Harald Thorsrud
Agnes Scott College
Harald Thorsrud - Cicero on his Academic Predecessors: the Fallibilism of Arcesilaus and Carneades - Journal of the History of Philosophy 40:1 Journal of the History of Philosophy 40.1 1-18 Cicero on his Academic Predecessors: the Fallibilism of Arcesilaus and Carneades Harald Thorsrud IN AN IMPORTANT PAPER, Couissin argued for what has come to be called the dialectical interpretation of Academic skepticism. On this interpretation, Arcesilaus and Carneades practiced the same, purely dialectical method -- they would elicit assent to premises characteristic of their interlocutor's position and then derive unacceptable consequences exclusively on the basis of those premises. This method allowed them to remain uncommitted to the premises as well as the conclusions of their arguments. They would simply draw logical consequences from their opponents' own premises for the sake of refutation. This is in keeping with the current consensus that an ancient skeptic is one who has no beliefs, or at least no beliefs of a problematically dogmatic sort. Consequently, the methods of ancient skeptics, including Academic skeptics, are thought to be strictly negative, seeking only the elimination of belief. So when we come to Cicero's Philonian version of Academic methodology and find that it explicitly includes provisions for the acquisition of fallible beliefs, it is no surprise that commentators who are sympathetic to the dialectical interpretation tend to view..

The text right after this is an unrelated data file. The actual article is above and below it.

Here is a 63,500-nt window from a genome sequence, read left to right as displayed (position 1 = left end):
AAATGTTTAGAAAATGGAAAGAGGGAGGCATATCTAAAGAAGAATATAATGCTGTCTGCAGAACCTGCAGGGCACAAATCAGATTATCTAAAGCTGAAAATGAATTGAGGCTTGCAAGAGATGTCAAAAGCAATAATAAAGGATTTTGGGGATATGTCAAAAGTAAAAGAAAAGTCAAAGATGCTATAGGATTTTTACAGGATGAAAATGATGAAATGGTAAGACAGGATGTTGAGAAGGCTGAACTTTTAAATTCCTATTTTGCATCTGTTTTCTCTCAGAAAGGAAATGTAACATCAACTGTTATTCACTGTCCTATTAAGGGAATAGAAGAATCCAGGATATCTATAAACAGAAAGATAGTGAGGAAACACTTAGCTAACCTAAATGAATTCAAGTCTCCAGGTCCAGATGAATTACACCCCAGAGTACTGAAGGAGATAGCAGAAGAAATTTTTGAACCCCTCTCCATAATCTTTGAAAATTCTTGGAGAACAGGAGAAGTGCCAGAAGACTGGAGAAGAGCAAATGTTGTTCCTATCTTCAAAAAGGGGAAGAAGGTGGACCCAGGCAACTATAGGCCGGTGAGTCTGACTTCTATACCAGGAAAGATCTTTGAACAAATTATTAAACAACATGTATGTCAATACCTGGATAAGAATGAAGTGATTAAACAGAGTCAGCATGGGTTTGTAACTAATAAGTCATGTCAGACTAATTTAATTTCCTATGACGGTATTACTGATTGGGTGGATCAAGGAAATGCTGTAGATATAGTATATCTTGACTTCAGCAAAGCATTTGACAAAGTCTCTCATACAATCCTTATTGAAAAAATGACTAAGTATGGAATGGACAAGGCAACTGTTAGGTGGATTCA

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DOI 10.1353/hph.2002.0019
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Reasoning About Knowledge Using Defeasible Logic.Douglas Walton - 2011 - Argument and Computation 2 (2-3):131 - 155.
Ancient Skepticism: The Skeptical Academy.Diego Machuca - 2011 - Philosophy Compass 6 (4):259-266.

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